Richard Cavendish

The History Which Never Happened

Mythology of the British Isles

By Geoffrey Ashe

Methuen 304pp £17.99 order from our bookshop

This New Age Business

By Peter Lemesurier

Findhorn Press 234pp £8.95 order from our bookshop

King Lear’s father was a royal prince named Bladud. As a young man he contracted a repulsive skin disease and was sent away from court to be a swineherd. Unfortunately, the pigs began to suffer from the disease as well. Poor Bladud was horrified, but then the pigs went wallowing in the mud at a place where hot springs bubbled up from below ground. Noticing that it did them good, Bladud went wallowing himself, and was cured. He returned to the court and when he became king he founded the city of Bath at the springs. His swine were consequently the forerunners of all the best people in 18th-century England, who flocked to Bath to take the waters. Bladud ended his life as the victim of the first recorded flying accident in Britain. He made himself a pair of wings, soared up in the air above London, crashed and was killed.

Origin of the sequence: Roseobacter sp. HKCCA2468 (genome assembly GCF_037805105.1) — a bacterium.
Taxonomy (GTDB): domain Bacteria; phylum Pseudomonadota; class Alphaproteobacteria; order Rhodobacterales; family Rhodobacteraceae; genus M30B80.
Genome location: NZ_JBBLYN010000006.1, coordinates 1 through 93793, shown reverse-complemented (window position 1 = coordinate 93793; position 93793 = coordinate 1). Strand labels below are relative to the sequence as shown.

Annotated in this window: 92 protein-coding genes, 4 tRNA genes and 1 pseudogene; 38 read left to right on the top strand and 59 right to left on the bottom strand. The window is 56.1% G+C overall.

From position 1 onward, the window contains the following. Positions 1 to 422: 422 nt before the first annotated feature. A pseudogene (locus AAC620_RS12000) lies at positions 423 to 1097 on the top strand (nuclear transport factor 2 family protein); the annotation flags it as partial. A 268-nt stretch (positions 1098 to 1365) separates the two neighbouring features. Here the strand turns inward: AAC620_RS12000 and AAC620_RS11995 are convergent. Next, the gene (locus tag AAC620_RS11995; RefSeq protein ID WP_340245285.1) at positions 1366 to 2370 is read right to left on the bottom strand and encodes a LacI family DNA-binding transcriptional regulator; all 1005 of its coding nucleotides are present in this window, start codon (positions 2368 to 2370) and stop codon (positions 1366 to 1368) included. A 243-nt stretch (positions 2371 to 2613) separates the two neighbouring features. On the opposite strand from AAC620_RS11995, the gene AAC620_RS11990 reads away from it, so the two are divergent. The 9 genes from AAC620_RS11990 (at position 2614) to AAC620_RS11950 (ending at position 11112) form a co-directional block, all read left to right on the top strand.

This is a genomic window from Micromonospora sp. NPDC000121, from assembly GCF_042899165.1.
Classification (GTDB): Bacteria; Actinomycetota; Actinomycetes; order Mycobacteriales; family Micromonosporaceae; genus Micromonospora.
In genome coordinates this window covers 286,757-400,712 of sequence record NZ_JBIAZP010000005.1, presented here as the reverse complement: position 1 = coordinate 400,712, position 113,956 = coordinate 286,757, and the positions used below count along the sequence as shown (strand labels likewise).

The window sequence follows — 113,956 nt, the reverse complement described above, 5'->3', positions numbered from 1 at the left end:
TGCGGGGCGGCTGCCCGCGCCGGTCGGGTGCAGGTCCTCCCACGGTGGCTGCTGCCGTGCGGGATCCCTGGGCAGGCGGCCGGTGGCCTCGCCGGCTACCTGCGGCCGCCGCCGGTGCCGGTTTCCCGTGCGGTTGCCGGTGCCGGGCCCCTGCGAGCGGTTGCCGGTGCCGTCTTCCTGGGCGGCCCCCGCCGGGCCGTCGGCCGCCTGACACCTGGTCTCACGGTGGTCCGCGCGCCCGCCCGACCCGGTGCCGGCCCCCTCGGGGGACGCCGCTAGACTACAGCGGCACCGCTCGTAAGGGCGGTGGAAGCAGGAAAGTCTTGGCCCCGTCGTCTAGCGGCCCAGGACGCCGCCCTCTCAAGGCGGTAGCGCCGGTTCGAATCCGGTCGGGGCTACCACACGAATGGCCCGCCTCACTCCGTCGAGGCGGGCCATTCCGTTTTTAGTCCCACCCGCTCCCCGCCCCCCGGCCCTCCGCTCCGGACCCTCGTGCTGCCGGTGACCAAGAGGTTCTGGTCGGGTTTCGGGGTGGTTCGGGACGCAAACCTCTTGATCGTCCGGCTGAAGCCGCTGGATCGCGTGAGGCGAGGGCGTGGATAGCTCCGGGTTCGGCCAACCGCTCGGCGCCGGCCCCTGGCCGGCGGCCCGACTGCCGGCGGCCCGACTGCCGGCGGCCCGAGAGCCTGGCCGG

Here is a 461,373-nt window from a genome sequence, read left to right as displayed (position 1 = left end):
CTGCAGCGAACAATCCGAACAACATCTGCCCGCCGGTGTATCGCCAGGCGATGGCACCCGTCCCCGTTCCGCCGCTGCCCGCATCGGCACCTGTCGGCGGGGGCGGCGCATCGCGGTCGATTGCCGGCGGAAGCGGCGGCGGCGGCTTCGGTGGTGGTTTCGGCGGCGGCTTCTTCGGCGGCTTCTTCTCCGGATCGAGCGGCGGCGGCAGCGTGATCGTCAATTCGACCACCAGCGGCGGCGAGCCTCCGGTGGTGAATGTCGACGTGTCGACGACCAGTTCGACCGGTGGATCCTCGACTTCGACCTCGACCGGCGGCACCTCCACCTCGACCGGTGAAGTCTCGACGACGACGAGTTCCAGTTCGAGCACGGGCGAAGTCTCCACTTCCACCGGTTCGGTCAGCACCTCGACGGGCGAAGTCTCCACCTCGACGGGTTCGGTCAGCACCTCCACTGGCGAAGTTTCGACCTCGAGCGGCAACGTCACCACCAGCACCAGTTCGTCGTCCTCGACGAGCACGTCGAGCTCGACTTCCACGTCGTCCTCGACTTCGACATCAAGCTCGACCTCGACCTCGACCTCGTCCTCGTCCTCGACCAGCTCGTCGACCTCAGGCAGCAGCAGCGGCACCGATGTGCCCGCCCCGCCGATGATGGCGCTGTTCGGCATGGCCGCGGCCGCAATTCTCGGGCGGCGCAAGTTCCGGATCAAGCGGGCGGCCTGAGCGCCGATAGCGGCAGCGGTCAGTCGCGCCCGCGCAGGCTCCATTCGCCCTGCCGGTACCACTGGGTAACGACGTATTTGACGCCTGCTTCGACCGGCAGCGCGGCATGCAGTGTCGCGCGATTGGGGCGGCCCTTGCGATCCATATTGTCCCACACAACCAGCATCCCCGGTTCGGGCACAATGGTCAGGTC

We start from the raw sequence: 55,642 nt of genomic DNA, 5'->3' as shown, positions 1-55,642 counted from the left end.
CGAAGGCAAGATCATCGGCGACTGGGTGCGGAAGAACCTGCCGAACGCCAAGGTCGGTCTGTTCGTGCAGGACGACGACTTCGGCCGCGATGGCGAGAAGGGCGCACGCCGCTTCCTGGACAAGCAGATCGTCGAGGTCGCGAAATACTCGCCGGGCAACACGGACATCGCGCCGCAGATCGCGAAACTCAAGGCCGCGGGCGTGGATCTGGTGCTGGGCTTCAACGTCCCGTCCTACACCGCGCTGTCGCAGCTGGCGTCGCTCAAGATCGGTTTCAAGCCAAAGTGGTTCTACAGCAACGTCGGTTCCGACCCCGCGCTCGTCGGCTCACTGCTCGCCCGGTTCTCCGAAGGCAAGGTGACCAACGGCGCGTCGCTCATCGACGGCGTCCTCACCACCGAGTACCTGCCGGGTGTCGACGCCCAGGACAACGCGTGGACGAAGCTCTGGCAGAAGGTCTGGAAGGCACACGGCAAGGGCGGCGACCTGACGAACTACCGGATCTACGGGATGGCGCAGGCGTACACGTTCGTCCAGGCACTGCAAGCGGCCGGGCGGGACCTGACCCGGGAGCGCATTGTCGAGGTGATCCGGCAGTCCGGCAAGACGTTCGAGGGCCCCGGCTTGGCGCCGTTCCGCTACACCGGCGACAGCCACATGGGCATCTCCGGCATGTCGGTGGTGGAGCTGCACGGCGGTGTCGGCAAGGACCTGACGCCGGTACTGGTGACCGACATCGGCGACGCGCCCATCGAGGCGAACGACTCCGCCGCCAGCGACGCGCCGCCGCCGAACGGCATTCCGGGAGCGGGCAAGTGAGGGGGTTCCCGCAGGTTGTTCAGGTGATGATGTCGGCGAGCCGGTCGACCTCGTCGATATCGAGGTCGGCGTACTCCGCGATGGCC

Royal Shakespeare Company

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